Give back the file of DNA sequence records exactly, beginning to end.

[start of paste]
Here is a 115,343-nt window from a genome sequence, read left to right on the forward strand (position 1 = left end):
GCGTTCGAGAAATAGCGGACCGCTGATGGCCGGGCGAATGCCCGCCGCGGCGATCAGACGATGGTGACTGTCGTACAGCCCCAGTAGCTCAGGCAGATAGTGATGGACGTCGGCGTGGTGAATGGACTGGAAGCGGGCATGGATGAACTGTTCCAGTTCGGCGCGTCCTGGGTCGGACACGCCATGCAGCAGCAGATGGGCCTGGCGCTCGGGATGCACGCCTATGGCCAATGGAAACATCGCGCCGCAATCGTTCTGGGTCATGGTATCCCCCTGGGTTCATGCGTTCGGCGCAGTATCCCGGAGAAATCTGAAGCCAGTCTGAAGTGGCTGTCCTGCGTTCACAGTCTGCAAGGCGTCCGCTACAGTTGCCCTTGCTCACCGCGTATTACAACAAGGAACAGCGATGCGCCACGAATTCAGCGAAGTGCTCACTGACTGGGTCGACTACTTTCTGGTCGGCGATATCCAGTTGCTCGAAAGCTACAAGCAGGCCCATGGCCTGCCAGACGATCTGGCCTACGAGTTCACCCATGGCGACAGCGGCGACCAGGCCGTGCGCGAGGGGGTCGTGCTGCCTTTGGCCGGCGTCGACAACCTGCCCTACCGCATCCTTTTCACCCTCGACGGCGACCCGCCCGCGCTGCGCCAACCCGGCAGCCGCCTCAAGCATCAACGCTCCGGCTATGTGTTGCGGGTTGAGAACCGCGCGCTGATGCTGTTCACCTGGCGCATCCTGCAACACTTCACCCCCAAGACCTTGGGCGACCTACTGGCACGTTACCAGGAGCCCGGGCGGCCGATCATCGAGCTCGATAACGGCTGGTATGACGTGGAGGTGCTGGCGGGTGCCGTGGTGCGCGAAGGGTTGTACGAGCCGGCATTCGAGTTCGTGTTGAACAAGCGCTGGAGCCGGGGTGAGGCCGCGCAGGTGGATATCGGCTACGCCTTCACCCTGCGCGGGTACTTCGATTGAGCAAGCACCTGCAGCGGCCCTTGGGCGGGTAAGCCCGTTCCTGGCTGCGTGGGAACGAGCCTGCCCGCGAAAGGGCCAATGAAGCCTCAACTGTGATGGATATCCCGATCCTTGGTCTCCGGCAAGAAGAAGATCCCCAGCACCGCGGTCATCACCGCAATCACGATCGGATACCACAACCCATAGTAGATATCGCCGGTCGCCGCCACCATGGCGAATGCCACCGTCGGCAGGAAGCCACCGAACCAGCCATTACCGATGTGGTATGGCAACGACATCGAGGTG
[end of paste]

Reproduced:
Here is a 115,343-nt window from a genome sequence, read left to right on the forward strand (position 1 = left end):
GCGTTCGAGAAATAGCGGACCGCTGATGGCCGGGCGAATGCCCGCCGCGGCGATCAGACGATGGTGACTGTCGTACAGCCCCAGTAGCTCAGGCAGATAGTGATGGACGTCGGCGTGGTGAATGGACTGGAAGCGGGCATGGATGAACTGTTCCAGTTCGGCGCGTCCTGGGTCGGACACGCCATGCAGCAGCAGATGGGCCTGGCGCTCGGGATGCACGCCTATGGCCAATGGAAACATCGCGCCGCAATCGTTCTGGGTCATGGTATCCCCCTGGGTTCATGCGTTCGGCGCAGTATCCCGGAGAAATCTGAAGCCAGTCTGAAGTGGCTGTCCTGCGTTCACAGTCTGCAAGGCGTCCGCTACAGTTGCCCTTGCTCACCGCGTATTACAACAAGGAACAGCGATGCGCCACGAATTCAGCGAAGTGCTCACTGACTGGGTCGACTACTTTCTGGTCGGCGATATCCAGTTGCTCGAAAGCTACAAGCAGGCCCATGGCCTGCCAGACGATCTGGCCTACGAGTTCACCCATGGCGACAGCGGCGACCAGGCCGTGCGCGAGGGGGTCGTGCTGCCTTTGGCCGGCGTCGACAACCTGCCCTACCGCATCCTTTTCACCCTCGACGGCGACCCGCCCGCGCTGCGCCAACCCGGCAGCCGCCTCAAGCATCAACGCTCCGGCTATGTGTTGCGGGTTGAGAACCGCGCGCTGATGCTGTTCACCTGGCGCATCCTGCAACACTTCACCCCCAAGACCTTGGGCGACCTACTGGCACGTTACCAGGAGCCCGGGCGGCCGATCATCGAGCTCGATAACGGCTGGTATGACGTGGAGGTGCTGGCGGGTGCCGTGGTGCGCGAAGGGTTGTACGAGCCGGCATTCGAGTTCGTGTTGAACAAGCGCTGGAGCCGGGGTGAGGCCGCGCAGGTGGATATCGGCTACGCCTTCACCCTGCGCGGGTACTTCGATTGAGCAAGCACCTGCAGCGGCCCTTGGGCGGGTAAGCCCGTTCCTGGCTGCGTGGGAACGAGCCTGCCCGCGAAAGGGCCAATGAAGCCTCAACTGTGATGGATATCCCGATCCTTGGTCTCCGGCAAGAAGAAGATCCCCAGCACCGCGGTCATCACCGCAATCACGATCGGATACCACAACCCATAGTAGATATCGCCGGTCGCCGCCACCATGGCGAATGCCACCGTCGGCAGGAAGCCACCGAACCAGCCATTACCGATGTGGTATGGCAACGACATCGAGGTG